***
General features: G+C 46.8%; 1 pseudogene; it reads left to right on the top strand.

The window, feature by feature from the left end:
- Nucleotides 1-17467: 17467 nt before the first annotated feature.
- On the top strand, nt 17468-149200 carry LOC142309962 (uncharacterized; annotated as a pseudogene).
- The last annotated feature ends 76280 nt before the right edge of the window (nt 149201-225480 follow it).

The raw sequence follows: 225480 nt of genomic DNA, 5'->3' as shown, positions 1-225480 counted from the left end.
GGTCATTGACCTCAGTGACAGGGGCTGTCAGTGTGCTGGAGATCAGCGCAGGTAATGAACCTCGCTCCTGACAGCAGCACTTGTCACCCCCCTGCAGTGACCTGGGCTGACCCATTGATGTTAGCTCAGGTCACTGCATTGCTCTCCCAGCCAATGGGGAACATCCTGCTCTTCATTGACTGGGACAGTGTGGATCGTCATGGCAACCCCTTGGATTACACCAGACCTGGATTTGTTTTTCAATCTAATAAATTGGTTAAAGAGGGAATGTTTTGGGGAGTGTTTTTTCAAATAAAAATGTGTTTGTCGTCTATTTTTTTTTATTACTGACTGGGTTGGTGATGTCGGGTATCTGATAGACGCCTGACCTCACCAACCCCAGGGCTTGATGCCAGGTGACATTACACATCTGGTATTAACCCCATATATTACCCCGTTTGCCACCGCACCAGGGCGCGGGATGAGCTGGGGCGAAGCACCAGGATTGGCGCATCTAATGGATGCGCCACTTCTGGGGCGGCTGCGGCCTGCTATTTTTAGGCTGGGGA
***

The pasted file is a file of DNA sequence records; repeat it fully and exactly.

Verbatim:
General features: G+C 46.8%; 1 pseudogene; it reads left to right on the top strand.

The window, feature by feature from the left end:
- Nucleotides 1-17467: 17467 nt before the first annotated feature.
- On the top strand, nt 17468-149200 carry LOC142309962 (uncharacterized; annotated as a pseudogene).
- The last annotated feature ends 76280 nt before the right edge of the window (nt 149201-225480 follow it).

The raw sequence follows: 225480 nt of genomic DNA, 5'->3' as shown, positions 1-225480 counted from the left end.
GGTCATTGACCTCAGTGACAGGGGCTGTCAGTGTGCTGGAGATCAGCGCAGGTAATGAACCTCGCTCCTGACAGCAGCACTTGTCACCCCCCTGCAGTGACCTGGGCTGACCCATTGATGTTAGCTCAGGTCACTGCATTGCTCTCCCAGCCAATGGGGAACATCCTGCTCTTCATTGACTGGGACAGTGTGGATCGTCATGGCAACCCCTTGGATTACACCAGACCTGGATTTGTTTTTCAATCTAATAAATTGGTTAAAGAGGGAATGTTTTGGGGAGTGTTTTTTCAAATAAAAATGTGTTTGTCGTCTATTTTTTTTTATTACTGACTGGGTTGGTGATGTCGGGTATCTGATAGACGCCTGACCTCACCAACCCCAGGGCTTGATGCCAGGTGACATTACACATCTGGTATTAACCCCATATATTACCCCGTTTGCCACCGCACCAGGGCGCGGGATGAGCTGGGGCGAAGCACCAGGATTGGCGCATCTAATGGATGCGCCACTTCTGGGGCGGCTGCGGCCTGCTATTTTTAGGCTGGGGA